The schoolhouse was built in 1870. It was constructed of rough-hewn pine logs with a floor made of flat rock and measured 18 feet wide and 28 feet long. It was Rockport’s first public building and was also used for church services and community events until 1892 when a new church and social hall was built in its place. At some point, a new brick schoolhouse was built in Rockport and the old log school became the Relief Society Building.

The Rockport Co-Op operated from 1885 until the 1930s.

The Wanship Cabin was given that name because it was originally built in or near Wanship, a town just a short distance north of Rockport.

Before the Wanship Dam was completed, these buildings were relocated to the original Pioneer Village in Salt Lake City and were on display there for many years before coming to Lagoon. I will have more details and photos about these and other Pioneer Village attractions throughout the coming months.

Thank you for that information. I look forward to seeing more on these buildings.

We are planning a reunion and I was wondering if now you might have any more photos or information on the Rockport buildings and Wanship Cabin. Thank you.

I am interested in the origins of the old post office. Years ago, when I first went to the Pioneer Village in Salt Lake, my father told me it was the Post Office where his grandparents got their mail. He even remembered which box was theirs. But now he is too old to remember which one it was. Do you have any information to back up his story about where the post office originally came from?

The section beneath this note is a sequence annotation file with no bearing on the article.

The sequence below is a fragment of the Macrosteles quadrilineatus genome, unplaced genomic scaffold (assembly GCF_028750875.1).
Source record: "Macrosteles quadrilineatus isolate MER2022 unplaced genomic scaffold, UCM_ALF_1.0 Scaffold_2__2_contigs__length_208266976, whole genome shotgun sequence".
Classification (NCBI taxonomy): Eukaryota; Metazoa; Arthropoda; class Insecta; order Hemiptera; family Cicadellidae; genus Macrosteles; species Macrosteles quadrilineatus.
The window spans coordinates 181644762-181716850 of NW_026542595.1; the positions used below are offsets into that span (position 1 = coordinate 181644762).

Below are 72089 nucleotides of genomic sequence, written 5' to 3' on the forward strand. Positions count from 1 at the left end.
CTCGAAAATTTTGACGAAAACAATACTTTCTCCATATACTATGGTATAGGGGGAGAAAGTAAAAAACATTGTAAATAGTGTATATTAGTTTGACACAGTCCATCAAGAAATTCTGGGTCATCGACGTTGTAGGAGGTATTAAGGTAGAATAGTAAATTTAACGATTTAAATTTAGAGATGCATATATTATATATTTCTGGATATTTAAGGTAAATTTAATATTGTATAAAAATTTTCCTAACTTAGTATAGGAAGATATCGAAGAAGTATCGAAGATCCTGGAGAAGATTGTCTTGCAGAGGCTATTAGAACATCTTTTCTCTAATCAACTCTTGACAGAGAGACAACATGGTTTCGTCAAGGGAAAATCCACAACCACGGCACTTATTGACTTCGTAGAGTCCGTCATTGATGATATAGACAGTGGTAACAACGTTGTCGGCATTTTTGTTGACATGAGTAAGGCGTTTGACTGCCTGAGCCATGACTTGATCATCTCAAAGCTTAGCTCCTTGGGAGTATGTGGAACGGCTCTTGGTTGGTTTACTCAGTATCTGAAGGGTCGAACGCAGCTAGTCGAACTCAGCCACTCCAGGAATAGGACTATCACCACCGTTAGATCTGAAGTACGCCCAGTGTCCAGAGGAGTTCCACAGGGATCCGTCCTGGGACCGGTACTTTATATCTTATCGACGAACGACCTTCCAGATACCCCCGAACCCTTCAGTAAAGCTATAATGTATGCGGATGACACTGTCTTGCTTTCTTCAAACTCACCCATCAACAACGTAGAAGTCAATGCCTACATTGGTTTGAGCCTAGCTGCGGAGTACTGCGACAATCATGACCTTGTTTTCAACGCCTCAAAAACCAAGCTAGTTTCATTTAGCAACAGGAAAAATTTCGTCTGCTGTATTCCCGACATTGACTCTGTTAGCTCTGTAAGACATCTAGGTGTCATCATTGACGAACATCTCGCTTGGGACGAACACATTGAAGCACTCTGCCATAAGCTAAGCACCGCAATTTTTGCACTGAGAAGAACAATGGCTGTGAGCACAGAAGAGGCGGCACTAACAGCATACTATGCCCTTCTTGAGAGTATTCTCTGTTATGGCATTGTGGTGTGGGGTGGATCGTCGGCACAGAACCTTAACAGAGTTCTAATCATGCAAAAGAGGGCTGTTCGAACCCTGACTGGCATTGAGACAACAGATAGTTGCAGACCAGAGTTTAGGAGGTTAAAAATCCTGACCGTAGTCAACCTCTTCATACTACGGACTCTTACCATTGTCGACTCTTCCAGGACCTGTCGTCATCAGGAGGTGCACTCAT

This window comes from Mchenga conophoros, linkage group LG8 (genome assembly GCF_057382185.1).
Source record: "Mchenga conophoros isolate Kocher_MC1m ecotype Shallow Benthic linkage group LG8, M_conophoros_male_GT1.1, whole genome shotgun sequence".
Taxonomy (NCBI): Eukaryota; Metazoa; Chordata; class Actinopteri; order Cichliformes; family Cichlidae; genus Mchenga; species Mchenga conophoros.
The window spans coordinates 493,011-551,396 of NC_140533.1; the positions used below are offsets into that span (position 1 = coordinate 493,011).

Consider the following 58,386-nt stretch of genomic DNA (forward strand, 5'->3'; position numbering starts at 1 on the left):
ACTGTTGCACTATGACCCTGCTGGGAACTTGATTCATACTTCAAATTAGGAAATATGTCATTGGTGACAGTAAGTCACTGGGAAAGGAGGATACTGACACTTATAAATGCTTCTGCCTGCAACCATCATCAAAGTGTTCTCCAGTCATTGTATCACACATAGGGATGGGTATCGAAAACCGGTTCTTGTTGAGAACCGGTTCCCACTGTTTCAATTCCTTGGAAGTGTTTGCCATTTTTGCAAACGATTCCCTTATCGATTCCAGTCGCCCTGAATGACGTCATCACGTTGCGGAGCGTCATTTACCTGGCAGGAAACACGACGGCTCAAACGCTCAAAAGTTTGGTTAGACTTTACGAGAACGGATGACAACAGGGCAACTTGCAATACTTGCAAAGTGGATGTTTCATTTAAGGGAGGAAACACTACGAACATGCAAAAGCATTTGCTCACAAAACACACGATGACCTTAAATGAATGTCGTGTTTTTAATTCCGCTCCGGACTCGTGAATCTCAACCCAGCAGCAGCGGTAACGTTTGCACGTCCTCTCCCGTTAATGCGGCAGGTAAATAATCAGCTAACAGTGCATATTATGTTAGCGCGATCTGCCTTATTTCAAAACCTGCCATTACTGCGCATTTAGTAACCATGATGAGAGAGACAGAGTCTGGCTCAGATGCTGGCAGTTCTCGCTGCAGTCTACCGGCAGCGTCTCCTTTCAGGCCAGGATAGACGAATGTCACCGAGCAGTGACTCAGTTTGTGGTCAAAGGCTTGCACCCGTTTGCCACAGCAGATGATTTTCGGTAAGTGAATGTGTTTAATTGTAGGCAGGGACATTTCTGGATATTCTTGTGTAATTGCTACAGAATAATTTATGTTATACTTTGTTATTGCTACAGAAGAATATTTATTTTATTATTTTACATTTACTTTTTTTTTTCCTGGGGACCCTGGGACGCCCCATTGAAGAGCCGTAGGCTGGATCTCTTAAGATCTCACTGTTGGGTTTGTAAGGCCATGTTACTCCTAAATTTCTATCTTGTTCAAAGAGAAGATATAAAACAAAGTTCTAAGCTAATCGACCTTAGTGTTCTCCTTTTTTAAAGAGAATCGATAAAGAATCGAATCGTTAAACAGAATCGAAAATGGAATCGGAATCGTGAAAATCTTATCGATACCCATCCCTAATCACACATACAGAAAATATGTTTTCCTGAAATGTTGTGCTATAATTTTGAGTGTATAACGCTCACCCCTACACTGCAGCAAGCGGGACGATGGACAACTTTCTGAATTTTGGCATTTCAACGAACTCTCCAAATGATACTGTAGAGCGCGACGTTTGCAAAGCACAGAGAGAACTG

That’s interesting. It’s very possible your father was correct. I’ll look into it and let you know what I find out!

According to information about the post office from the Sons Of Utah Pioneers, the post office originally came from Charleston, Utah. It could’ve been very similar to the one your father remembers.

I love the Rock Chapel, as well as all of Pioneer Village, and would like any additional information that you may have about it! Thank you

I am interested in talking to Allison Pack. I have just today seen these queries. I actually lived in that “Gingerbread House” when I was a small child. My family and the family of my aunt and uncle rented the house from Ted and Leora Brown. I would like to talk to Allison Pack to understand her interest in the home.
Dr. Ron Mano, Ph.D.
Draper, Utah

Do you have information on the parents of Cora Judd or any other information on her?

I’m trying to find out what the sign says when entering the little Main Street area. There is no information on it anywhere.

There are a couple signs near the entrance to that area. One of them is a plaque on a stone which reads:

“Horace A. Sorenson and his wife Ethel Melville Sorenson founded Pioneer Village in 1938. From that time their lives were dedicated, with selfless devotion, personal generosity, imagination and foresight, to their dream of a Pioneer Village as a “living museum.” These two people have made the history of Utah and her people a visual reality for present and future generations.”

If that’s not the one you’re thinking of, let me know and I’ll find out more.